Agent of Change: Chris Hyams

For most of my life, I took comfort in being a progressive. I was confident that because of my beliefs, I was an effective supporter and ally of marginalized people.

Shortly after the killing of Michael Brown in 2014, my wife Lize went through training with a group called Undoing White Supremacy Austin. This was just a year after George Zimmerman’s acquittal for the murder of Trayvon Martin, and the birth of the Black Lives Matter movement. Lize was profoundly affected by this experience and made a commitment to pursue further training and education.

She started talking about structural racism, white supremacy, and racial justice every night at the dinner table. With nearly every item in the news, every book or film, every popular culture reference, Lize found some connection to America’s history of racism.

One day after another impromptu history lesson, I found myself saying, “Do you really think everything is about racism?” Lize replied, “Yes.” It took a couple of years more of paying close attention, reading, listening, and learning for me to understand how right she was.

What I have come to realize is that as a white, straight, cisgendered, able-bodied man (plus many other qualifiers), my extraordinary position of privilege makes it impossible for me to see the world as it truly is without deliberate effort. I am firmly committed to making that effort. The more I listen, the more I read, and the more I learn – the more I realize there is so much that I don’t know.

What I do know is that Diversity, Equity and Inclusion are more important than ever in the world, and especially in my work as the CEO of Indeed. This is true for any organization, for any business, for any institution. But it is vital for us.

At Indeed, our mission is to help people get jobs. Through that work, we know that talent is universal, but opportunity is not evenly distributed. There are significant bias and barriers in hiring. We want to use our technology to reduce that bias and lower those barriers. In order to fulfill that mission, we need to continue to build a more diverse, equitable, and inclusive workforce.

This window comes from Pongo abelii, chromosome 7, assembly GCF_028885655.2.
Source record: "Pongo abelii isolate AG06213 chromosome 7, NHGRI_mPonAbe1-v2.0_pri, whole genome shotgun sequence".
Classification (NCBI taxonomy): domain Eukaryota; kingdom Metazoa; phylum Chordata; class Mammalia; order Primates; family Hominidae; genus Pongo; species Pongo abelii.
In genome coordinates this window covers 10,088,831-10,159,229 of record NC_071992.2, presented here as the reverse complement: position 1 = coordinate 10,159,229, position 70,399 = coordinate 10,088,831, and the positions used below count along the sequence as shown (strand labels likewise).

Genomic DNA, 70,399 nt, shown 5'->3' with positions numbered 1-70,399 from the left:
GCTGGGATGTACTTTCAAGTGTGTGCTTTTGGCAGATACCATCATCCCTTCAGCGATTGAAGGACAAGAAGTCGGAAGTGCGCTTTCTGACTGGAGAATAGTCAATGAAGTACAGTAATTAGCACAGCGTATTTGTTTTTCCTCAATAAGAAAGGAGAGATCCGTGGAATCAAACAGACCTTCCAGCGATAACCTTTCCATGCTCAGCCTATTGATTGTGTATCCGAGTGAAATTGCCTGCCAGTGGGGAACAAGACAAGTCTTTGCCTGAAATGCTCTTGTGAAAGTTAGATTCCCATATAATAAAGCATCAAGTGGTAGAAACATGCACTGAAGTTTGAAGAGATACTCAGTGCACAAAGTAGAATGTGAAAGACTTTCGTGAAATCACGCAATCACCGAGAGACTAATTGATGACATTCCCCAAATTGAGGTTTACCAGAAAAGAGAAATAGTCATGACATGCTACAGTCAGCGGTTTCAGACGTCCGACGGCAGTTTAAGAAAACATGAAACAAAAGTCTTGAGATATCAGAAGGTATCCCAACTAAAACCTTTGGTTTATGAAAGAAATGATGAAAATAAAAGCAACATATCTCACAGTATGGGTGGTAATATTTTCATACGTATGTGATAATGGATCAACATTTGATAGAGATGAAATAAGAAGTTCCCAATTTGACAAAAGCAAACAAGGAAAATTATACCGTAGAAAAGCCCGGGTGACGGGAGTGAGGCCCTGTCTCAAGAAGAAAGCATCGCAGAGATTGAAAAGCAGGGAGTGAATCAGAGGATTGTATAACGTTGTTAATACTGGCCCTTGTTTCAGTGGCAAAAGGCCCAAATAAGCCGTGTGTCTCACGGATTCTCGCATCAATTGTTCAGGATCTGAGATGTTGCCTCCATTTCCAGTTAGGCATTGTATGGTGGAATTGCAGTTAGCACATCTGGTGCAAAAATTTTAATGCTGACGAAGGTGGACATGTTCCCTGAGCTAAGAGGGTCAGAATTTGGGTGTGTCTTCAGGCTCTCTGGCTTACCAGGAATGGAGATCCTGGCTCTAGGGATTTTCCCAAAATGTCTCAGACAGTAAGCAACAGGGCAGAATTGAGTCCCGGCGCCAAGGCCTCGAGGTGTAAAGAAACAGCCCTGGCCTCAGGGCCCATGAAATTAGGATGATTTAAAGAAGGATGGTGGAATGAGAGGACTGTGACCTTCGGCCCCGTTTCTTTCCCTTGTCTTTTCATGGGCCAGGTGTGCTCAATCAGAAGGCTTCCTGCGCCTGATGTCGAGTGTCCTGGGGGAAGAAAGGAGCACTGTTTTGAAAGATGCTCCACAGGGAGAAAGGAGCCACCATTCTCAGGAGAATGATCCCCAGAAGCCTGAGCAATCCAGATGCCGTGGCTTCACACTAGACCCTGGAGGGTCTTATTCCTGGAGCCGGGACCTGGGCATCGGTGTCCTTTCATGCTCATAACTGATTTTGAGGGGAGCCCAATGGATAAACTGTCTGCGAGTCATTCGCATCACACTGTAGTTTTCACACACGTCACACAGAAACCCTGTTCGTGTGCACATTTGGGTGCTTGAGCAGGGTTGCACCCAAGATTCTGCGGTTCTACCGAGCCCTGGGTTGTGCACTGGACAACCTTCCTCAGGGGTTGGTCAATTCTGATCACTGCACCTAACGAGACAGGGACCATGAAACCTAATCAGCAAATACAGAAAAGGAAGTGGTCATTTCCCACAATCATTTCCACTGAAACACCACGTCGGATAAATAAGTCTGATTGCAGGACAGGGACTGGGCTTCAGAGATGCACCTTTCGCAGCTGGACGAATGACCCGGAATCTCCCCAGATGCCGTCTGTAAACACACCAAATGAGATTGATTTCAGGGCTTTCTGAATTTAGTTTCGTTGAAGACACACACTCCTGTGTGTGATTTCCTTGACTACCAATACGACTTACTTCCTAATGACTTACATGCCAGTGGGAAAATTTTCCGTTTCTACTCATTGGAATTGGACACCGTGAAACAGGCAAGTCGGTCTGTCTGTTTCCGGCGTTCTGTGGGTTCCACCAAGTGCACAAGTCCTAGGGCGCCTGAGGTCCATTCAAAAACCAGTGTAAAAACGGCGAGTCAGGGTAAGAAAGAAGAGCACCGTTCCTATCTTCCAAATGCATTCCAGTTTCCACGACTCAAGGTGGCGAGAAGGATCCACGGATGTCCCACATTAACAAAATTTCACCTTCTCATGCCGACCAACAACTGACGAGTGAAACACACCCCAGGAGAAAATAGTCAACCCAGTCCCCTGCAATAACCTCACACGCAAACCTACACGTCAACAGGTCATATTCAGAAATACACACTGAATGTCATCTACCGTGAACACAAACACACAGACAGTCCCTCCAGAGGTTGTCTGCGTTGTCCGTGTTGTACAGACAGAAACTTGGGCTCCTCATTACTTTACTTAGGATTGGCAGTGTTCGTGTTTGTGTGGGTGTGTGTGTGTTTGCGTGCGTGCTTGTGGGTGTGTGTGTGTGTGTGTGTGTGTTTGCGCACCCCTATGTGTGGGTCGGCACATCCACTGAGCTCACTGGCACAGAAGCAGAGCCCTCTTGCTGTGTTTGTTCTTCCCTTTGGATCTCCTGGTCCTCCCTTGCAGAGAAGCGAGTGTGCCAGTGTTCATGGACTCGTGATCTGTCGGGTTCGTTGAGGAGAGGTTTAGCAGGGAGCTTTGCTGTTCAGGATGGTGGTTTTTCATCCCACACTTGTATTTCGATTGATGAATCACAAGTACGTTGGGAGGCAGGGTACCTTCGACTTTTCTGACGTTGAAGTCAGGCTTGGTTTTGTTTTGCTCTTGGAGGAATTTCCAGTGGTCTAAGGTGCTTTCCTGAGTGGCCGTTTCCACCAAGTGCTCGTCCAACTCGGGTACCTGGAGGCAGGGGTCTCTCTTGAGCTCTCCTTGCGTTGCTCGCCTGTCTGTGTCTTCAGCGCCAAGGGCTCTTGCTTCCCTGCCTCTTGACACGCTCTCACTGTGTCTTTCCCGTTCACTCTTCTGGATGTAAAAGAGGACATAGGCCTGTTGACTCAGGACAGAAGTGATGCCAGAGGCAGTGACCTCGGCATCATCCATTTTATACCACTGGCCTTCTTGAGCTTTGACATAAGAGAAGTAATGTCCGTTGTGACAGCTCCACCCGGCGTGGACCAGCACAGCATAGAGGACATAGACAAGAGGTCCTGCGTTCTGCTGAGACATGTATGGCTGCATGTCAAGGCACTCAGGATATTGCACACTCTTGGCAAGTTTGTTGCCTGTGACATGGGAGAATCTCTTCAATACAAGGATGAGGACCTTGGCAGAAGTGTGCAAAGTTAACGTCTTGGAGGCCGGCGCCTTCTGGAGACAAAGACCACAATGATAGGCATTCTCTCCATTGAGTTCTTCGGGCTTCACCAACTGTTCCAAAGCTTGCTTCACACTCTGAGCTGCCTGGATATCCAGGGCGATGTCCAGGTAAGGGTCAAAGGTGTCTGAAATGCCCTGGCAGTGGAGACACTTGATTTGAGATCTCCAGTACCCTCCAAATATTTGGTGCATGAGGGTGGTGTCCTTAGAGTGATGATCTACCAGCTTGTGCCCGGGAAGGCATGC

Indeed is a global company, but Austin is our home. In order to build a more diverse, equitable, and inclusive workforce, we need a more diverse, equitable, and inclusive city.

There are so many people doing the hard work to make Austin better. It will take every single one of them, and a lot more. Like every U.S. city, Austin has a history of segregation and marginalization. The success and growth of the city over the past few decades has led to rising costs, gentrification, and rising economic inequality. We have so much work to do, which is why it is so important to recognize and celebrate those who are paving the way to a better future.

Indeed is proud to support organizations like DivInc who are working to make Austin a more diverse and equitable city. It is a great honor for me to serve as Honorary Chair of the DivInc Champions of Change Awards. In any community, the people we recognize and reward sends a clear message about what we value and who we are. Events like this show all of Austin who is out there every day doing the hard work of building a more diverse and equitable city.

It is my aspiration to become an effective co-conspirator for anti-racism, along with all the other “isms” and “phobias.” My support for DivInc is an essential part of that ongoing commitment. I hope you will join me at this year’s DivInc Champions of Change Awards on April 1st

Chris Hyams, CEO, Indeed

2021 Champions of Change Awards Honorary Chair

Thursday,  April 1st

5:30pm - 8pm


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